I was interested in this book because of the title. It is part of the “New Studies in Biblical Theology” series edited by D.A. Carson. Blomberg critically reviews the meals that Jesus ate “with publicans and sinners” and other meals. He explores the proposition made by many as to whether Jesus was a “party animal.” His conclusion is no, not in the sense that many comtemporaries mean it. Many have proposed that Jesus incorporated the Greco-Roman “Symposium” into His meal fellowships, which consisted in a large main meal that later became drinking parties. Blomberg sees no evidence that the Gospel writers are referring to such meals or that Jesus ever participated in meals to such an extent. He writes, “Jesus thus defies the conventions of his world by his intimate association with a group of people deemed traitorous and corrupt in his society. Still, he does not condone their sinful lifestyles but calls them to repentance, transformation and discipleship. (p. 102)” This type of conclusion is repeated numerous times. But Blomberg also believes that Jesus’ holiness is “contagious” and that He did not fear contamination because holiness is more contagious than impurity. In this way Blomberg is advocating using fellowship, and especially meals, to reach out to sinners. He even commends the old church potlucks as a way to do this.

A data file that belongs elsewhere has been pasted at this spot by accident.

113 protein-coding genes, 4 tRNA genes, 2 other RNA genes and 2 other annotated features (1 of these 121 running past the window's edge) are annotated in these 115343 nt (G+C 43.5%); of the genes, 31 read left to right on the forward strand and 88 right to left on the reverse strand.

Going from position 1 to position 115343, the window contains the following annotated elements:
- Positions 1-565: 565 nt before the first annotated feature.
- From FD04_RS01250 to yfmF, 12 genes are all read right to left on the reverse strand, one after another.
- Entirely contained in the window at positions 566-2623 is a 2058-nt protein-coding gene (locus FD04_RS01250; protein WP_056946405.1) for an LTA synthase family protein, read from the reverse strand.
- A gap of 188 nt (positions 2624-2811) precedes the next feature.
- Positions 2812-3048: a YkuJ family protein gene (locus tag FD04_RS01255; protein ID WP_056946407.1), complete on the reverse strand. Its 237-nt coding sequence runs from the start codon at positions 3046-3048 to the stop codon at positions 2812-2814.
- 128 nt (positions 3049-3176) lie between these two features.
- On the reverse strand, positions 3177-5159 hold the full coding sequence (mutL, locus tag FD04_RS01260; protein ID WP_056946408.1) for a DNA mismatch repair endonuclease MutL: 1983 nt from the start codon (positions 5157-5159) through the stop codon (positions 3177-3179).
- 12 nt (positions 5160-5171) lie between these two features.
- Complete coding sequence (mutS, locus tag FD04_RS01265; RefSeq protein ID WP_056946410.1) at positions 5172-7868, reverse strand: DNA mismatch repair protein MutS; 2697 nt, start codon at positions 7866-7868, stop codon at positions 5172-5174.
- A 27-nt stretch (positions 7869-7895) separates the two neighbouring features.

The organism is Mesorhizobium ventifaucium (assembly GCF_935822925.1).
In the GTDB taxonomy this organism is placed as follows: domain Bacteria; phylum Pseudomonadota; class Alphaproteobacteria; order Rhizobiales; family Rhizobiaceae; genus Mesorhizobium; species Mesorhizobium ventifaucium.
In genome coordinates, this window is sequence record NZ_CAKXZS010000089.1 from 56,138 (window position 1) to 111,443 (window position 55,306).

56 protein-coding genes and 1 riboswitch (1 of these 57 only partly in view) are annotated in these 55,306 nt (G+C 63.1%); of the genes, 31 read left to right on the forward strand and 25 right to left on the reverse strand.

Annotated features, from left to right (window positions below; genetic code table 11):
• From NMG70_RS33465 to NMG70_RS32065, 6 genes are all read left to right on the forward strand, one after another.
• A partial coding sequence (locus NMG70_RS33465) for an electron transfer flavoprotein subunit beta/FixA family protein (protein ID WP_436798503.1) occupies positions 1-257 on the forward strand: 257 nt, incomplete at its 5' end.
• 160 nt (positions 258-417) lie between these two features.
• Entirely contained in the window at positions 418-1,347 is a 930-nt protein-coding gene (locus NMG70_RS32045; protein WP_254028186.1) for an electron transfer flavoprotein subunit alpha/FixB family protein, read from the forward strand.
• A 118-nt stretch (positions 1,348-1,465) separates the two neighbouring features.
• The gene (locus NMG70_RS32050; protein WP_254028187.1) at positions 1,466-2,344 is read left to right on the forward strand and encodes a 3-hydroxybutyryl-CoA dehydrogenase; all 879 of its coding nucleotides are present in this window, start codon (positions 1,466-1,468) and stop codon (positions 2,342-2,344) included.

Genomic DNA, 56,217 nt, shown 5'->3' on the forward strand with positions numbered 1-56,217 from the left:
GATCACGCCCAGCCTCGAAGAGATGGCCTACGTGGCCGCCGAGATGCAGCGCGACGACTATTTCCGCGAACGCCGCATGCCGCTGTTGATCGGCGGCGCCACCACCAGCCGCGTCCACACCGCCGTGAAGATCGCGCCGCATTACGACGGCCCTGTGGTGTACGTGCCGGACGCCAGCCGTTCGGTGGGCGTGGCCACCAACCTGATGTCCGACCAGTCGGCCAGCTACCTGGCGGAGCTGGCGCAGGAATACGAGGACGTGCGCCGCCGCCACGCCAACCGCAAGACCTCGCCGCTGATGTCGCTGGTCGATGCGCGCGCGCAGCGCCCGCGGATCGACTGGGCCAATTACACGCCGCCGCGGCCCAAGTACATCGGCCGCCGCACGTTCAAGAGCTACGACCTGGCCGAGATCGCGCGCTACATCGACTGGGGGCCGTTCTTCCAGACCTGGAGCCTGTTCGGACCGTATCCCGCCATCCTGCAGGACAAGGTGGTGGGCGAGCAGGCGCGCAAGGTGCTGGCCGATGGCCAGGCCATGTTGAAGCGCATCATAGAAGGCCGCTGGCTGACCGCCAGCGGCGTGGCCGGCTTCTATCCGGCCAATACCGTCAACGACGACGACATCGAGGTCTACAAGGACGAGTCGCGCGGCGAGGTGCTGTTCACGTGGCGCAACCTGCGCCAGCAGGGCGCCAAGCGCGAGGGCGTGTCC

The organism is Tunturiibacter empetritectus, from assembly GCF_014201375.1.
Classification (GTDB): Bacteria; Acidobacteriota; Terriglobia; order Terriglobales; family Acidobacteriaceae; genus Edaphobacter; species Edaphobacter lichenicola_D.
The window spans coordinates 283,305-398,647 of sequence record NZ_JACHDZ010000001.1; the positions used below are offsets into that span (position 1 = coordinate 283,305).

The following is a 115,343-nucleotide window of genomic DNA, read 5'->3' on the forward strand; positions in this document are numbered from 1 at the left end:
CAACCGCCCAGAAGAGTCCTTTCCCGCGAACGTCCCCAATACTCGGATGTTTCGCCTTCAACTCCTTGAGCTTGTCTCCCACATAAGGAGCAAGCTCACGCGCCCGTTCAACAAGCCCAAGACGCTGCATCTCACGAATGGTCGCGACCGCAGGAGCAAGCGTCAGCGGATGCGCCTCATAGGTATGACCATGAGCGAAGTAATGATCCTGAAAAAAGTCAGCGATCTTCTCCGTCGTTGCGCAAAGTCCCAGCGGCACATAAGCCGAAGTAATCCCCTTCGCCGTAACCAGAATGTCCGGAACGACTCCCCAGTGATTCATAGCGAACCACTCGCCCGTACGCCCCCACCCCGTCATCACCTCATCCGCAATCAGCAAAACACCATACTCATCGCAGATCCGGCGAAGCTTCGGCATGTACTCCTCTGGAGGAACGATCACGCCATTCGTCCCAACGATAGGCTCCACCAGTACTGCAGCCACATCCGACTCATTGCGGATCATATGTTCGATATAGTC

I part with Blomberg as to what extent a believer should participate with the habits of sinners. He believes occasional social drinking is acceptable, I see that as a betrayal of his proposition that “holiness is contagious” (not compromise). If we have no fear of being contaminated by the sinner, then why should we fear the divine power of a holy life to influence sinners?